Kyle Jablonski, Associate

Kyle Jablonski’s work focuses on utility and design patent prosecution in the United States and abroad. Kyle specializes in patent prosecution within the health sphere, including medical devices, diagnostic equipment, and clinical methodology. Kyle also has experience with patents related to autonomous vehicles and image processing.

Kyle joined BCIP in 2023 after graduating from Rutgers Law School, where he was recognized for his scholastic achievement in Health and Intellectual Property Law. He was an active member of the Rutgers Intellectual Property Law Clinic, where he successfully aided prosecution of multiple trademark matters. Prior to law school, Kyle worked extensively in immunology research at The Ohio State University and received additional training in Medical Laboratory Science (MLS). His work focused on mechanisms of inflammation and autoimmunity, particularly in Multiple Sclerosis (MS), Systemic Lupus Erythematosus (SLE), and Rheumatoid Arthritis (RA). Kyle has published several immunology-focused articles in peer-reviewed journals. He also has presented his research at both national and international conferences.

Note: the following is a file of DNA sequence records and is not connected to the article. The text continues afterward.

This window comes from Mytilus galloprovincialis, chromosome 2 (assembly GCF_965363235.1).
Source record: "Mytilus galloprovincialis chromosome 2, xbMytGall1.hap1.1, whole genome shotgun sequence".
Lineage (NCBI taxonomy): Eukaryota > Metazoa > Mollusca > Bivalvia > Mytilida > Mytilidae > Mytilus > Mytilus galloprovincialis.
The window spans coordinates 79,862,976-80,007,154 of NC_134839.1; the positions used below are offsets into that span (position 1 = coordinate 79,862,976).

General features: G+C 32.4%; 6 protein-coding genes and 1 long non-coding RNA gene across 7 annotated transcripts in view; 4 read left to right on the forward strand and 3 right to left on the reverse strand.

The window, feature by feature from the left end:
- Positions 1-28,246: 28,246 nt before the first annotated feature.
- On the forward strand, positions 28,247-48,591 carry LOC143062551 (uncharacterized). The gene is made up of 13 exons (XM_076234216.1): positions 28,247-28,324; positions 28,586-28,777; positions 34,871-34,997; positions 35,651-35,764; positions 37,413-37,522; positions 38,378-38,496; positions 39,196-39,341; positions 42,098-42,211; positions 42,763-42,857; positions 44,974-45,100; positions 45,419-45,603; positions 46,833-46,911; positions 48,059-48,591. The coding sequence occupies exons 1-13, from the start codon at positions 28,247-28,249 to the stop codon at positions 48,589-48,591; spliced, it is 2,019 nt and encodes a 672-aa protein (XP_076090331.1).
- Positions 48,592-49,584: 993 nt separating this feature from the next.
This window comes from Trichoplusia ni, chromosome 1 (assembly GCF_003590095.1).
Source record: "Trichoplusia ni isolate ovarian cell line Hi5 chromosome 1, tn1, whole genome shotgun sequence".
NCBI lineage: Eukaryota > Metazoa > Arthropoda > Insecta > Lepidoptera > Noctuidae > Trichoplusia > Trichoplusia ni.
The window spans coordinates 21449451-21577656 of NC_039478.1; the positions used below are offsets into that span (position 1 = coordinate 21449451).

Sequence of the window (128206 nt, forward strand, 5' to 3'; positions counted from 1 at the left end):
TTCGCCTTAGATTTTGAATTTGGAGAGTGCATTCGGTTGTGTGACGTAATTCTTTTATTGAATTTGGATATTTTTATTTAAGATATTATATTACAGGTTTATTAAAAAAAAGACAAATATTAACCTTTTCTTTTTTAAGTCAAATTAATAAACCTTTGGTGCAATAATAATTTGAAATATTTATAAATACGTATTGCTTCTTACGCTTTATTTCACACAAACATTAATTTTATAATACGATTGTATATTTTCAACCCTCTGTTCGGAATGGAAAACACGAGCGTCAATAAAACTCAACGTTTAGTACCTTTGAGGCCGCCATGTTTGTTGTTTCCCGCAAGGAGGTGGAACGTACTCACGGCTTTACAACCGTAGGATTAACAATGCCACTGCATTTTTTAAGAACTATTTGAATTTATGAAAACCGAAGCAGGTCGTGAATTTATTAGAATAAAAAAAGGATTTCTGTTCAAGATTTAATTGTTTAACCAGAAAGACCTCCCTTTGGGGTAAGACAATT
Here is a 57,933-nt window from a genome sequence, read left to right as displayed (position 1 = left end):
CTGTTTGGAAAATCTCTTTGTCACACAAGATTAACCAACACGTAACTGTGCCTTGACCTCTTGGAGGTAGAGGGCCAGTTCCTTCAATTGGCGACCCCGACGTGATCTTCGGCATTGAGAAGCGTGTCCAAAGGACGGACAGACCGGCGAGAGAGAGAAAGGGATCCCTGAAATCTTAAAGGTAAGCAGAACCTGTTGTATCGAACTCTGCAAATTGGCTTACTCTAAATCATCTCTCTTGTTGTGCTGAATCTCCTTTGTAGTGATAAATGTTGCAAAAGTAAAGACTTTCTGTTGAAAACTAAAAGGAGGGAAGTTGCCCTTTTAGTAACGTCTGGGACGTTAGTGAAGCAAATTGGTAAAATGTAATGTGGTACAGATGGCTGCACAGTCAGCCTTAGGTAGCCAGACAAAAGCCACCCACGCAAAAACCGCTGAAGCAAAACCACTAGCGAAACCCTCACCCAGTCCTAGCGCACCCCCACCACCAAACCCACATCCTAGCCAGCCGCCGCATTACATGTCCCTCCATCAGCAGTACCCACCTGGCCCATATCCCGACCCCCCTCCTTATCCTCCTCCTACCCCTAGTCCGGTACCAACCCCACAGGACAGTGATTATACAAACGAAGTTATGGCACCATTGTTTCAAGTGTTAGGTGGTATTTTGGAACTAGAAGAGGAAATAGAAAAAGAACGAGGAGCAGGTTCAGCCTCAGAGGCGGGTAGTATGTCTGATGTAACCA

Kyle enjoys a variety of outdoor pursuits, including golf, snowboarding, and hiking. He is an avid fan of Cleveland and Ohio sports.


J.D., Rutgers University School of Law, 2023
M.S., Allied Health, The Ohio State University, 2017
B.S., Microbiology, The Ohio State University, 2014, with Research Distinction
B.S., Pharmaceutical Science, The Ohio State University, 2013

Bar Admissions

New Jersey (2023)

Relevant Publications

Jablonski, K.A., et al., Physical activity prevents acute inflammation in a gout model by downregulation of TLR2 on circulating neutrophils as well as inhibition of serum CXCL1 and is associated with decreased pain and inflammation in gout patients. (2020) PLOS ONE.
Jablonski, K.A., et al., Control of the Inflammatory Macrophage Transcriptional Signature by miR-155. (2016) PLOS ONE.
Jablonski, K.A., et al., Novel Markers to Delineate Murine M1 and M2 Macrophages. (2015) PLOS ONE.

Kyle Jablonski